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Punishment is out of all proportion to the mistake

JUST when we start to feel that slightest bit better about ourselves, what with the sun finally coming out and that elusive light at the end of the tunnel making another tentative appearance, along comes Lorenzo Bini Smaghi to dampen the mood, penning an ugly little piece in the Financial Times ticking off the Irish for daring to feel aggrieved about being saddled with the gargantuan debts of international bankers when it was us who voted for the politicians who allowed it to happen.

"If taxpayers have the right to share in decision making," the Italian born economist and member of the European Central Bank's Executive Board declared loftily, "they must also accept the consequences."

And we thought Olli Rehn was bad . . .

Hearing a committed federalist talk so enthusiastically about the will of the people is pretty rich, considering the EU wouldn't take No for an answer from the Irish on the Lisbon treaty first time round -- and wouldn't take Non or Nee for an answer either when the French and Dutch voted against the EU Constitution. Since when did Europe ever give a damn what the little people thought?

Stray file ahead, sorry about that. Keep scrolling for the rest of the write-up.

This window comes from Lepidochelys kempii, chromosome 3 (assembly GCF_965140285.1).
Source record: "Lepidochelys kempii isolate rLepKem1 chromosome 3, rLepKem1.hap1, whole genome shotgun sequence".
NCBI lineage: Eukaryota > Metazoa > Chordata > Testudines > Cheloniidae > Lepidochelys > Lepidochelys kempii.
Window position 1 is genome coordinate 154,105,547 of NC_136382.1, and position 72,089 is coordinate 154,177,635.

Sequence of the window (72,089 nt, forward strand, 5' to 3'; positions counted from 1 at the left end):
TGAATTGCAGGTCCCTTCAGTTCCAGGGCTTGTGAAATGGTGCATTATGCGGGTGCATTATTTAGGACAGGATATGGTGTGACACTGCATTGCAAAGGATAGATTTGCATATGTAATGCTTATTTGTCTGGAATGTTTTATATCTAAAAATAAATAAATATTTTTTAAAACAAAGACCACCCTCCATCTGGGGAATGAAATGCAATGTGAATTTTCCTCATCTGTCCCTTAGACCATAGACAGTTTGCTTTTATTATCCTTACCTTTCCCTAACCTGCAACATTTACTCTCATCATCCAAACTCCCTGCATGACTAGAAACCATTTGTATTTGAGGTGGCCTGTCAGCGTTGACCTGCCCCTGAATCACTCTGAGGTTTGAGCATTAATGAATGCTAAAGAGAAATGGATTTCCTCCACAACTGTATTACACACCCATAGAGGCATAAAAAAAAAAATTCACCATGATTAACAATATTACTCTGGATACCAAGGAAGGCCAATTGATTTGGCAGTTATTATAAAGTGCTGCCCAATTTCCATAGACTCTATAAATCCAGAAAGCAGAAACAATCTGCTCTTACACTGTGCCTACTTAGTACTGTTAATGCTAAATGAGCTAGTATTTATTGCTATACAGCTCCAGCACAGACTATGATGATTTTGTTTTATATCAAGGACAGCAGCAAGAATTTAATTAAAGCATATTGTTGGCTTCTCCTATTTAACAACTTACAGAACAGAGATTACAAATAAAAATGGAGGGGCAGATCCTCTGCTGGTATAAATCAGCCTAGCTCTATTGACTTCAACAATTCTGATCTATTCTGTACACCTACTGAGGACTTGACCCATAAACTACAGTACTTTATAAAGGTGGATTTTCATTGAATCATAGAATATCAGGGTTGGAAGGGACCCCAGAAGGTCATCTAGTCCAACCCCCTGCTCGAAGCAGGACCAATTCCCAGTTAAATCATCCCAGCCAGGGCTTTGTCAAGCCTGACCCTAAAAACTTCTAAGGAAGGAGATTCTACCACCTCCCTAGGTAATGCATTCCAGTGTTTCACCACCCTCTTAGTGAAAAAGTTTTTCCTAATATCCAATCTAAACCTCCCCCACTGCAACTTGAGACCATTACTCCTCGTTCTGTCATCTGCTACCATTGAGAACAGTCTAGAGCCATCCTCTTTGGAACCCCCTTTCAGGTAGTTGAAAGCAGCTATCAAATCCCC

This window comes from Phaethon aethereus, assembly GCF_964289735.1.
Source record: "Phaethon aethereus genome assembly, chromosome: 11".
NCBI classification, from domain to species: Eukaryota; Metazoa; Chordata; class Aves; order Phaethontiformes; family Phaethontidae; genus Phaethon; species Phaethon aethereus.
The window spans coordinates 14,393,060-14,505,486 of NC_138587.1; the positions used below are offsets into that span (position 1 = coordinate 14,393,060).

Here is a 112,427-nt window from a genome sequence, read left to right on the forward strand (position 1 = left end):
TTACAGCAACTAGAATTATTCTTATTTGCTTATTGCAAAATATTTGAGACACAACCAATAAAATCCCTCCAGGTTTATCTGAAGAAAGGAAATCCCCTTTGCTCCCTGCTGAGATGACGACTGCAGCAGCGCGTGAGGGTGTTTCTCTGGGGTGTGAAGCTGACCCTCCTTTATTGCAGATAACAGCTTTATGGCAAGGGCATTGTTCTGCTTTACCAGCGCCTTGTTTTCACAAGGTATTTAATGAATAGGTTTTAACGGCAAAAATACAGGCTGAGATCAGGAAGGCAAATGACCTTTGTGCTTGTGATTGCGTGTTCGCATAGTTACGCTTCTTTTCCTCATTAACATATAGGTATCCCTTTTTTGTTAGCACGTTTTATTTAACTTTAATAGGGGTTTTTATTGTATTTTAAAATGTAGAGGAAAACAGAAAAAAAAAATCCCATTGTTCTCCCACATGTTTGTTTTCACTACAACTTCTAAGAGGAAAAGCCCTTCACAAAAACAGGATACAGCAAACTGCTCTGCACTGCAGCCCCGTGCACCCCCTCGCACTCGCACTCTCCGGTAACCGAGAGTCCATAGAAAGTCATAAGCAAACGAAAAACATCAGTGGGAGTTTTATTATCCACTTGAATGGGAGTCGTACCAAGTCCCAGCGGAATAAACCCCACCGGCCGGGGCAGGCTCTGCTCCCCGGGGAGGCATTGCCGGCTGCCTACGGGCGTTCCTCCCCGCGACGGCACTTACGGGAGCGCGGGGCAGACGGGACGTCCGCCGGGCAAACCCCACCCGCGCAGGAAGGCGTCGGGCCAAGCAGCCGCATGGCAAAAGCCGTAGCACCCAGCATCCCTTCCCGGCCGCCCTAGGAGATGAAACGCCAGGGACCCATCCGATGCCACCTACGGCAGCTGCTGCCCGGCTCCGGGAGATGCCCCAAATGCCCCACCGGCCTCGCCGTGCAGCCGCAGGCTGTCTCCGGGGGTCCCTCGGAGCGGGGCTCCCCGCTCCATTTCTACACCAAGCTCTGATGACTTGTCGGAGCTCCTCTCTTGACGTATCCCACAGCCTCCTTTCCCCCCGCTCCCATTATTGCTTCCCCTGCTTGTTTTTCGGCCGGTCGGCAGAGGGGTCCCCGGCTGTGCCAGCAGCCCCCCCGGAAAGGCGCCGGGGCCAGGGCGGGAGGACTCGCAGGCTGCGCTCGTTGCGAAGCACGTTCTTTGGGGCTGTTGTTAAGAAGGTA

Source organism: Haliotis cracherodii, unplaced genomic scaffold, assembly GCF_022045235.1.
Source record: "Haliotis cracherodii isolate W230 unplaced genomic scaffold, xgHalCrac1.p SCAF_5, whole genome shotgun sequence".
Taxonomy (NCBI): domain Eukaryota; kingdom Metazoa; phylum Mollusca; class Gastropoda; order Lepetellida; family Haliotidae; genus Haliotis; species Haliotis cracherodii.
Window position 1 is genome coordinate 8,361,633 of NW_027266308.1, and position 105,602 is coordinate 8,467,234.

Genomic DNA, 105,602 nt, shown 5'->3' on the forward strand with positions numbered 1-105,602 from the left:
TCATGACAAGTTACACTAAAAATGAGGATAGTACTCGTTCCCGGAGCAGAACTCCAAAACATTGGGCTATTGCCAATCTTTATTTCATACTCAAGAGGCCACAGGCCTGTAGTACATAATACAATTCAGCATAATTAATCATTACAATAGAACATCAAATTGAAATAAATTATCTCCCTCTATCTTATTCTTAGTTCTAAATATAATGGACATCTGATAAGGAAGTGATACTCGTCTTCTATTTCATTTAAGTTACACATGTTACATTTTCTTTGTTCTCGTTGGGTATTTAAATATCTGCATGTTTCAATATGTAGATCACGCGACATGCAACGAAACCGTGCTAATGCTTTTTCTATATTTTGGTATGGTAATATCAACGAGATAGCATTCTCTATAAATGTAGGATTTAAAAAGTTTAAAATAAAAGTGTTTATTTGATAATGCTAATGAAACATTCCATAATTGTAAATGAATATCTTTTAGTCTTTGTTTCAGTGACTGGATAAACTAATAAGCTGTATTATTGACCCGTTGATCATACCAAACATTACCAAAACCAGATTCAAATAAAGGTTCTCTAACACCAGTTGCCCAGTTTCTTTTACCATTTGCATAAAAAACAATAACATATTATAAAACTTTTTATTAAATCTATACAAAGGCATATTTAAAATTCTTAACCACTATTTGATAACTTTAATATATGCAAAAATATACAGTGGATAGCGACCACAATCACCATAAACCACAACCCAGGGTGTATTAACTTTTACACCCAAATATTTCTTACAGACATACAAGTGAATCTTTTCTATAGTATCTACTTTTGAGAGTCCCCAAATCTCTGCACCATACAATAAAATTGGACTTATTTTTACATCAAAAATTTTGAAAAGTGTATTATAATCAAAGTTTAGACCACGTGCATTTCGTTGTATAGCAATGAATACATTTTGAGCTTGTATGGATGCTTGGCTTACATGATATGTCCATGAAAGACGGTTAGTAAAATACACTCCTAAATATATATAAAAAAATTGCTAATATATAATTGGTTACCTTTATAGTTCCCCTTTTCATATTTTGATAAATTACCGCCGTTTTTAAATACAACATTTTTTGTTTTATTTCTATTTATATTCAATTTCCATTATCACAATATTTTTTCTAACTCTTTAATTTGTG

Even if it did, the idea that

being allowed to cast a vote every four or five years amounts to having a "share in decision making" is fatuous.

We don't live in a direct or participatory democracy in which every major decision has to meet the approval of all concerned. We live in a representative democracy in which we elect professional politicians to make decisions on our behalf. If they turn out to be corrupt/incompetent/stark staring mad, that doesn't mean they have carte blanche to screw us over on the grounds that we put them there in the first place.

Whatever share of decision making the individual has through voting is diluted like a single drop of water in an open sea.

What Lorenzo Bini Smaghi is saying here is equivalent to arguing that those who have the teensiest tiniest share of a publicly listed company should be personally liable for debts for billions of euro if the company folds.